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Khurana Will Chair Honor Council

Dean Rakesh Khurana asks William Deresiewicz, writer of New Republic article, "Don't Send Your Kid to the Ivy League," what he misses most about being an educator on Monday evening in Paine Hall.
Dean Rakesh Khurana asks William Deresiewicz, writer of New Republic article, "Don't Send Your Kid to the Ivy League," what he misses most about being an educator on Monday evening in Paine Hall.
By Noah J. Delwiche and Ivan B. K. Levingston, Crimson Staff Writers

Dean of the College Rakesh Khurana will serve as the ex officio chair of the College’s Honor Council, which will adjudicate cases of academic dishonesty next year, and has had conversations with faculty members about potentially serving on the body.

Khurana also chairs the College’s Administrative Board, which currently hears cheating cases.

The College’s first honor code, which the Faculty of Arts and Sciences approved last May, will go into effect next fall. A student-faculty body composed of 12 undergraduates and 12 other members that may include faculty, staff, and teaching fellows, will hear cases of alleged violations of the policy. The College named the 12 undergraduates who will sit on the Council in mid-March.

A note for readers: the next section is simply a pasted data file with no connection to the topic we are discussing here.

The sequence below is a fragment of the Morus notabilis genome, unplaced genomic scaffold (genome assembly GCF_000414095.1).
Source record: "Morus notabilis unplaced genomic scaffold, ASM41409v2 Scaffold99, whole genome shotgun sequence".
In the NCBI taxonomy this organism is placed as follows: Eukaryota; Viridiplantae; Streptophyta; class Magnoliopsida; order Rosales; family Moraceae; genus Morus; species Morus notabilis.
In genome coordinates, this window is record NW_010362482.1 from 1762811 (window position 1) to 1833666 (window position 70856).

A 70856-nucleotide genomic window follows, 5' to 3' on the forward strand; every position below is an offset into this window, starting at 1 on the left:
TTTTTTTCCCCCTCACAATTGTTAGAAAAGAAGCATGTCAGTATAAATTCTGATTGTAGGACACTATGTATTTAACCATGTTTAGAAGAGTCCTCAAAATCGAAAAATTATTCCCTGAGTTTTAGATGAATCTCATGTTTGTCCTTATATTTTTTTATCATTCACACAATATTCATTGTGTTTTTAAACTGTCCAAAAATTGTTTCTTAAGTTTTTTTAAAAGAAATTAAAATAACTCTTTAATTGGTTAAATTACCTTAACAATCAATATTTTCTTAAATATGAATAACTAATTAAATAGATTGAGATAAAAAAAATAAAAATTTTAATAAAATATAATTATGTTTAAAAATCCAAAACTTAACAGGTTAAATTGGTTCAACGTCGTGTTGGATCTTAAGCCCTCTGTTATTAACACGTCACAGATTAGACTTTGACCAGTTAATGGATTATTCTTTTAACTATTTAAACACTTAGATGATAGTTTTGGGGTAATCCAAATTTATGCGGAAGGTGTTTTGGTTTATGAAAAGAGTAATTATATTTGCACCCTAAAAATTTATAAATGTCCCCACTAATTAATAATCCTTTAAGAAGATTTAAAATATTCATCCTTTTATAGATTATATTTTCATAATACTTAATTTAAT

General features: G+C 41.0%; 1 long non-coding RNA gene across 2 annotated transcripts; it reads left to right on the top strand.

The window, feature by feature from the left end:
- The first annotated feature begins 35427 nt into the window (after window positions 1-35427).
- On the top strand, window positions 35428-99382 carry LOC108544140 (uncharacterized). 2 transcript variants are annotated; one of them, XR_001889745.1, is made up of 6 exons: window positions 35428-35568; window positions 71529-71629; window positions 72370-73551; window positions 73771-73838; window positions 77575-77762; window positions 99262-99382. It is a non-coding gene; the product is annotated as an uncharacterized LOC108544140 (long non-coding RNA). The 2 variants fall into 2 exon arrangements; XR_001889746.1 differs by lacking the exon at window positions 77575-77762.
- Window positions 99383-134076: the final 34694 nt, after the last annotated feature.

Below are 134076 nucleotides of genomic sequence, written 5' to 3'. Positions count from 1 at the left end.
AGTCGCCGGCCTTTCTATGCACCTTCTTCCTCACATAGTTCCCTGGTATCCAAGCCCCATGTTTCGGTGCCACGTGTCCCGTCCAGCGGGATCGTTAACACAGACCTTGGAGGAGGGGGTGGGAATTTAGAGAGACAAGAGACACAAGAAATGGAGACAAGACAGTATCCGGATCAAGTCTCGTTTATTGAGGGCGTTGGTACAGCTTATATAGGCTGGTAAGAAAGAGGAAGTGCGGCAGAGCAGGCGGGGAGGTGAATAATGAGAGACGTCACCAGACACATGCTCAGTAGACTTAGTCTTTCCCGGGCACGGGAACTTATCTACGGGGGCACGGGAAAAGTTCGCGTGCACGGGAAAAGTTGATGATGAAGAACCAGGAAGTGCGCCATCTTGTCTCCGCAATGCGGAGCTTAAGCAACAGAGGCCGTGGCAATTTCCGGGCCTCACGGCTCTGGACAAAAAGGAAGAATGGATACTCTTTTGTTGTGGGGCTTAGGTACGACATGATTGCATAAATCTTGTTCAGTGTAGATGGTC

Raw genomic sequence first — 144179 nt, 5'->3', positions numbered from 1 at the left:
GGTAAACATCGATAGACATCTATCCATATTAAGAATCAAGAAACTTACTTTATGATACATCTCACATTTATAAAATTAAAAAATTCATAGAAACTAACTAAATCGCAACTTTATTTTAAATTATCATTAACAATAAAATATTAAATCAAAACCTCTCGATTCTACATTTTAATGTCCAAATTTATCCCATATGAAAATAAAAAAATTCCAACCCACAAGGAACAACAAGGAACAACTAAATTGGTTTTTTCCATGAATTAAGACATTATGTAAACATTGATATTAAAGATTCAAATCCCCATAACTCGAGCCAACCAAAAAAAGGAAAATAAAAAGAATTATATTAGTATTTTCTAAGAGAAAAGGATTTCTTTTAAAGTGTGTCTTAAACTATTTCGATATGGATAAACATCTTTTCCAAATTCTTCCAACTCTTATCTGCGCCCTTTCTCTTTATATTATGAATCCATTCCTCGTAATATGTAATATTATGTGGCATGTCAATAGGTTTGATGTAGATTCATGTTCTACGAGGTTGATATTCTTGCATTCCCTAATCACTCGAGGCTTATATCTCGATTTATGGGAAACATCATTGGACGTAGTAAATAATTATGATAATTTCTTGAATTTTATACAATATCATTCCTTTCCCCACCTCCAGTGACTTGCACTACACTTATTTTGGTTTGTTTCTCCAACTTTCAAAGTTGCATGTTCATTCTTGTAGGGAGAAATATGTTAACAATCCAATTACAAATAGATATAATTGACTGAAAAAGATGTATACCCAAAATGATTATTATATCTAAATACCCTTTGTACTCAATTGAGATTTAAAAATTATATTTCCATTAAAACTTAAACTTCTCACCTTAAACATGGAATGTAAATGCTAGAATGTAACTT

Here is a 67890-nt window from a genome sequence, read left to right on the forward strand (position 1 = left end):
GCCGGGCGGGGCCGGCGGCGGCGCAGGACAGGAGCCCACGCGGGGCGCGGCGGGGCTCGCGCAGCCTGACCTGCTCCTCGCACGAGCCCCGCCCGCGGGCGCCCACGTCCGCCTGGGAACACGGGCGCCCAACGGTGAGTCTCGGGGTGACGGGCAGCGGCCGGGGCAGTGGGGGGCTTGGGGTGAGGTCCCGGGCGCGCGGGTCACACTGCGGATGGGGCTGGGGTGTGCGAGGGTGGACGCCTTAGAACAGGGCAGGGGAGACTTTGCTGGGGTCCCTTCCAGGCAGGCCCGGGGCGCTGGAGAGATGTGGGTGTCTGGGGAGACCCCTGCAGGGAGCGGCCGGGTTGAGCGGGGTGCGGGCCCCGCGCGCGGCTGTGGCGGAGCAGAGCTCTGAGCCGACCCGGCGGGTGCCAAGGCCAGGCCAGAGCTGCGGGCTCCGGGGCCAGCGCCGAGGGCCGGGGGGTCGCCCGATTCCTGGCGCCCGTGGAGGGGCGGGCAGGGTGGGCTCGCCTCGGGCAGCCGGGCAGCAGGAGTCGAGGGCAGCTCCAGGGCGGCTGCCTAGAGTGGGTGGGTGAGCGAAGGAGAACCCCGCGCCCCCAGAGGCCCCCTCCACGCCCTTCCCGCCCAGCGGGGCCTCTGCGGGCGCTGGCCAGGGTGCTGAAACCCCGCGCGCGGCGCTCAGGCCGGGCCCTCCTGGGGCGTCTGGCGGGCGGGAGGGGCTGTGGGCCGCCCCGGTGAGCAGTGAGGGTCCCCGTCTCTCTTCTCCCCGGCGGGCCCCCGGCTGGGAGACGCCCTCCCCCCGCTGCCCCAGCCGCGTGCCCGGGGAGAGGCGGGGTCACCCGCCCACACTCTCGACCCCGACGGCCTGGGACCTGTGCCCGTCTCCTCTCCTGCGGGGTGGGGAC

In an interview Tuesday, Khurana said he hopes to formally appoint the second half of the student-faculty judicial body by the end of the summer.

Dean of the College Rakesh Khurana will chair the College's Honor Council.
Dean of the College Rakesh Khurana will chair the College's Honor Council. By Jennifer Y Yao

“I’ve spoken to a variety of different people regarding the Honor Council,” he said. “The approach that our office takes is we try not to make everything set in stone,” he later added when prompted on additional details.

Since appointed to positions on the Council, undergraduate members have been attending weekly training sessions featuring discussions of mock cases.

In the Honor Council’s first training session, Khurana spoke to undergraduates. He wrote in an email last week that he “described the College’s mission” and “asked the students to share [ideas] for strengthening the culture of academic integrity and how we could support their work.”

Honor Council member Nathaniel R. F. Bernstein ’17 said last week that the Council was “very charged up” by Khurana’s talk.

The Faculty are expected to vote on the affirmation of integrity statement portion of the honor code at its next meeting on April 7. If approved in the form recently distributed to faculty members, students would be required to sign a statement affirming their “awareness of” the honor code when they register and on final exams, projects, and papers.

Faculty of Arts and Sciences spokespeople Anna Cowenhoven and Rachael Dane attended The Crimson’s interview with Khurana.

—Staff writer Noah J. Delwiche can be reached at noah.delwiche@thecrimson.com. Follow him on Twitter @ndelwiche.

—Staff writer Ivan B. K. Levingston can be reached at Ivan.Levingston@thecrimson.com. Follow him on Twitter @IvanLevingston.

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